Gwinn: Simone Biles Didn’t Quit on Team USA, She Saved It

Simone Biles
Laurence Griffiths/Getty Images

Let’s get a few things out of the way here right off the bat: An athlete’s number one responsibility is to ensure that they are mentally and physically prepared to perform on the day of competition. In fact, athletes really don’t have much responsibility other than ensuring their peak physical and mental preparedness when it’s their time to compete.

Plus, hiding behind stress and mental health is big-time weak sauce, and everyone who uses that excuse – unless they have a clinically diagnosable condition – should immediately do us all a favor and stop it forever.

So, all that being said, nothing that follows these words is meant to excuse Simone Biles for withdrawing in the middle of competition or for not upholding her solemn obligation to herself, her teammates, or her country, to be at her best.

Simone Biles

(AP Photo/Jamie Squire)

Though, a narrative has formed since her no good, awful vault performance and subsequent withdrawal in the middle of a battle for gold with Russia. A narrative that claims Biles quit on her team. That she left them in the lurch when she could have or should have continued the fight and seen the tournament through.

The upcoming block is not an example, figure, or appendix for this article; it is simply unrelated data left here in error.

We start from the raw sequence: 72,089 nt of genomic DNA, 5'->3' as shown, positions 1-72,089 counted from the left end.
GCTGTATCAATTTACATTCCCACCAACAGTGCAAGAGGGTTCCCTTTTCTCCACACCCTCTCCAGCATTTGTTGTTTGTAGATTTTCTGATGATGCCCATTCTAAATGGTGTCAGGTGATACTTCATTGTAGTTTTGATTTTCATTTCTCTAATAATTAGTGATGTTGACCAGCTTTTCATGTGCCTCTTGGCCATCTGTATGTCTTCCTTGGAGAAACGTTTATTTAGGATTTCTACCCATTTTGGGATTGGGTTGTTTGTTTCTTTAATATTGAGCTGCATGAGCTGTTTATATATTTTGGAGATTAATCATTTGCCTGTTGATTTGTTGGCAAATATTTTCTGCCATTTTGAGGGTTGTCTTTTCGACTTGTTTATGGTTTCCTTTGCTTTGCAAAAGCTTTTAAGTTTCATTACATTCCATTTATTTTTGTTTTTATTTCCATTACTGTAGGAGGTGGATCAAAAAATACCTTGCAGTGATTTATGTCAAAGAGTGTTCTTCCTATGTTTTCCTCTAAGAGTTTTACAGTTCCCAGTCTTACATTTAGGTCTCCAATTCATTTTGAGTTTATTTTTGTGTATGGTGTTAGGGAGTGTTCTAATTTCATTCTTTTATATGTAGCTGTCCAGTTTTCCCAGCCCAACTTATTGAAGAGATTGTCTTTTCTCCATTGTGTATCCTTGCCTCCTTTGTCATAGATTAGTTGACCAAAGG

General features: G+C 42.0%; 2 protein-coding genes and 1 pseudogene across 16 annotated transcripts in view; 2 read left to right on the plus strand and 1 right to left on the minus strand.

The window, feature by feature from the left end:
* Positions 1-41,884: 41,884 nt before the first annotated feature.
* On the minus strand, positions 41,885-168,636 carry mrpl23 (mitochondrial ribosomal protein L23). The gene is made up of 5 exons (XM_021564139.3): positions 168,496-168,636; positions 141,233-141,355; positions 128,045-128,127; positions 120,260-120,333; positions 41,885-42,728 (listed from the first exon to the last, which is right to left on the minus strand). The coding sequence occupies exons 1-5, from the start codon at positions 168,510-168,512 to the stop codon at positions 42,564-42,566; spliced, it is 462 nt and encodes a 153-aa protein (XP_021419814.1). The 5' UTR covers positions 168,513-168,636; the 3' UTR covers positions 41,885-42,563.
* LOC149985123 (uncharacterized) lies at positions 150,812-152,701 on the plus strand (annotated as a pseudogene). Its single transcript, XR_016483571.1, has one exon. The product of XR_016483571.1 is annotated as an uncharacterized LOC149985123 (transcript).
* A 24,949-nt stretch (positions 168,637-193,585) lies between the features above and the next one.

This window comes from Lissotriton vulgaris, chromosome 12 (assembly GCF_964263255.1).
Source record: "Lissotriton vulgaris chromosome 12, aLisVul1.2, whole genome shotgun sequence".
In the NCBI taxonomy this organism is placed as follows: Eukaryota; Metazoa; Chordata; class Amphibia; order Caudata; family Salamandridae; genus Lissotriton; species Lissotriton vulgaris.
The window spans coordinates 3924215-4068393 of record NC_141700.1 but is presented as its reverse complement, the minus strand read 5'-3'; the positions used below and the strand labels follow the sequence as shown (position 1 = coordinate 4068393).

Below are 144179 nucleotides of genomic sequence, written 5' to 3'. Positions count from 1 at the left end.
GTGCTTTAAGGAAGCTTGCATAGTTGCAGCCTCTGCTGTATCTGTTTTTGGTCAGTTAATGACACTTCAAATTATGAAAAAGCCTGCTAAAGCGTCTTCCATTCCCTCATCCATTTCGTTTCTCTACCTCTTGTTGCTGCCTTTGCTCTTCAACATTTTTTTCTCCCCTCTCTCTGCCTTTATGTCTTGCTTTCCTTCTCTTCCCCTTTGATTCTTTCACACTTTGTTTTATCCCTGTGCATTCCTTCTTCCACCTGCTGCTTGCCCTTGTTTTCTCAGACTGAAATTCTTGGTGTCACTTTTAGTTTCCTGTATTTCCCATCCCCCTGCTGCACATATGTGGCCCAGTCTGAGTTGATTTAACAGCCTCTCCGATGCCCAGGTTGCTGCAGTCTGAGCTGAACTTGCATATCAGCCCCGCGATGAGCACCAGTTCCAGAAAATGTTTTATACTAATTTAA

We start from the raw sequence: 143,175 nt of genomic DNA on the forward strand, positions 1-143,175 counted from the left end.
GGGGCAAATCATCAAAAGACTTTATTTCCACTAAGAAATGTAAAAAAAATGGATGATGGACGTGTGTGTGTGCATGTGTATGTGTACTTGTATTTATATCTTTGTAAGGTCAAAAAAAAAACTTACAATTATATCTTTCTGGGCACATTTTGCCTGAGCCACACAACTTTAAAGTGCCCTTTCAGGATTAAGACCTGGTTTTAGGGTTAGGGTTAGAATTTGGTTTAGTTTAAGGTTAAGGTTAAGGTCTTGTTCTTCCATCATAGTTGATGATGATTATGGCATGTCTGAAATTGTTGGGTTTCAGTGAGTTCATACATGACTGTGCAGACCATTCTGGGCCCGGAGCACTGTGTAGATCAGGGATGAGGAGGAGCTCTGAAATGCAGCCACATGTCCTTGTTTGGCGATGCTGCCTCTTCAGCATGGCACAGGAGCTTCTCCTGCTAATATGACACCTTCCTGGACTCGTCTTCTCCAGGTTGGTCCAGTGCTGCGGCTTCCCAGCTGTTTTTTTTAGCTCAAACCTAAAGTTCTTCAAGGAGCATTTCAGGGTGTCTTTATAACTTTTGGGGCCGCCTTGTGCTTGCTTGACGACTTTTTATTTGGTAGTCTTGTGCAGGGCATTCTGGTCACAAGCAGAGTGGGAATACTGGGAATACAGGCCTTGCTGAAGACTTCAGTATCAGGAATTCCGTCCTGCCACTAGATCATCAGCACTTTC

It’s a narrative I myself spread throughout much of the day. However, it’s also a narrative that is dead wrong.

The fact is that Simone Biles was performing so badly that had she not withdrawn from the competition, she could have well cost Team USA their chance at a Silver medal. In fact, scratch that, she definitely would have cost Team USA their chance at Silver.

To put into perspective just how bad Biles vault performance was, consider this:

“Facts are stubborn things,” John Adams once said, “and whatever may be our wishes, our inclinations, or the dictates of our passions, they cannot alter the state of facts and evidence.”

Simone Biles

(AP Photo/Gregory Bull)

It’s very tempting to follow the next logical step and conclude that Biles’ dereliction of duty in preparing herself for competition and her lame “emotional stress” excuse makes her a quitter, a bad teammate, selfish, and a destroyer of Team USA’s chances at Olympic gold.

However, like Adams said, whatever the “dictates of our passions, they cannot alter the state of facts and evidence.” The facts are that Biles had already destroyed Team USA’s chances at gold. The other fact is that had she continued with her historically (by her standards at least) bad performances, Team USA would not have finished as well as they did.

Gymnastics is a weird sport. You can sometimes help your team the most by stepping aside. So instead of inflicting more damage to her teammates and their Olympic hopes, she stepped aside. It doesn’t absolve her of her obvious mistakes or make everything right, but she’s no villain.


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